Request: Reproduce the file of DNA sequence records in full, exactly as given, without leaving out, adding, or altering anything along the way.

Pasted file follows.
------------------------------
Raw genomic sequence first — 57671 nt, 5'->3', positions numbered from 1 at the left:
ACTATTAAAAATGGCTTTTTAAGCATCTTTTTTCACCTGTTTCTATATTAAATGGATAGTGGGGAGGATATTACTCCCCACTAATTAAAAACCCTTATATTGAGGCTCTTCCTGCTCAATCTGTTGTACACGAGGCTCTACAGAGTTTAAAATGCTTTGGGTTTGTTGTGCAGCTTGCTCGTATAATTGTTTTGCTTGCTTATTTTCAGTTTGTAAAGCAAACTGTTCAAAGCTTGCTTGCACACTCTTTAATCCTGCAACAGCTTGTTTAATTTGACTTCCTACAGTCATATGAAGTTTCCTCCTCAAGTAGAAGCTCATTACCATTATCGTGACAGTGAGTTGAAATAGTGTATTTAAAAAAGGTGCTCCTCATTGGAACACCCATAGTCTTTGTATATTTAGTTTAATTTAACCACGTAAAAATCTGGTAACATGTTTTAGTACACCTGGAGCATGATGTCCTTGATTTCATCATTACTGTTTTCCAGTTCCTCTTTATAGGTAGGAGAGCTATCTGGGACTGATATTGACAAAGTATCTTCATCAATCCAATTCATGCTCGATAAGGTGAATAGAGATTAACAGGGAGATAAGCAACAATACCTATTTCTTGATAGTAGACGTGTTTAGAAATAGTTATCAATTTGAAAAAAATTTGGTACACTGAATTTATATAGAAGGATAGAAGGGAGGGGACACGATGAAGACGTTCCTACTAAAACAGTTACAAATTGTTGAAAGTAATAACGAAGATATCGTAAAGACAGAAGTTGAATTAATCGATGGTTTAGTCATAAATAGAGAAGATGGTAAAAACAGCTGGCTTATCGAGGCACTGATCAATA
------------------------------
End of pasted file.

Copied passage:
Raw genomic sequence first — 57671 nt, 5'->3', positions numbered from 1 at the left:
ACTATTAAAAATGGCTTTTTAAGCATCTTTTTTCACCTGTTTCTATATTAAATGGATAGTGGGGAGGATATTACTCCCCACTAATTAAAAACCCTTATATTGAGGCTCTTCCTGCTCAATCTGTTGTACACGAGGCTCTACAGAGTTTAAAATGCTTTGGGTTTGTTGTGCAGCTTGCTCGTATAATTGTTTTGCTTGCTTATTTTCAGTTTGTAAAGCAAACTGTTCAAAGCTTGCTTGCACACTCTTTAATCCTGCAACAGCTTGTTTAATTTGACTTCCTACAGTCATATGAAGTTTCCTCCTCAAGTAGAAGCTCATTACCATTATCGTGACAGTGAGTTGAAATAGTGTATTTAAAAAAGGTGCTCCTCATTGGAACACCCATAGTCTTTGTATATTTAGTTTAATTTAACCACGTAAAAATCTGGTAACATGTTTTAGTACACCTGGAGCATGATGTCCTTGATTTCATCATTACTGTTTTCCAGTTCCTCTTTATAGGTAGGAGAGCTATCTGGGACTGATATTGACAAAGTATCTTCATCAATCCAATTCATGCTCGATAAGGTGAATAGAGATTAACAGGGAGATAAGCAACAATACCTATTTCTTGATAGTAGACGTGTTTAGAAATAGTTATCAATTTGAAAAAAATTTGGTACACTGAATTTATATAGAAGGATAGAAGGGAGGGGACACGATGAAGACGTTCCTACTAAAACAGTTACAAATTGTTGAAAGTAATAACGAAGATATCGTAAAGACAGAAGTTGAATTAATCGATGGTTTAGTCATAAATAGAGAAGATGGTAAAAACAGCTGGCTTATCGAGGCACTGATCAATA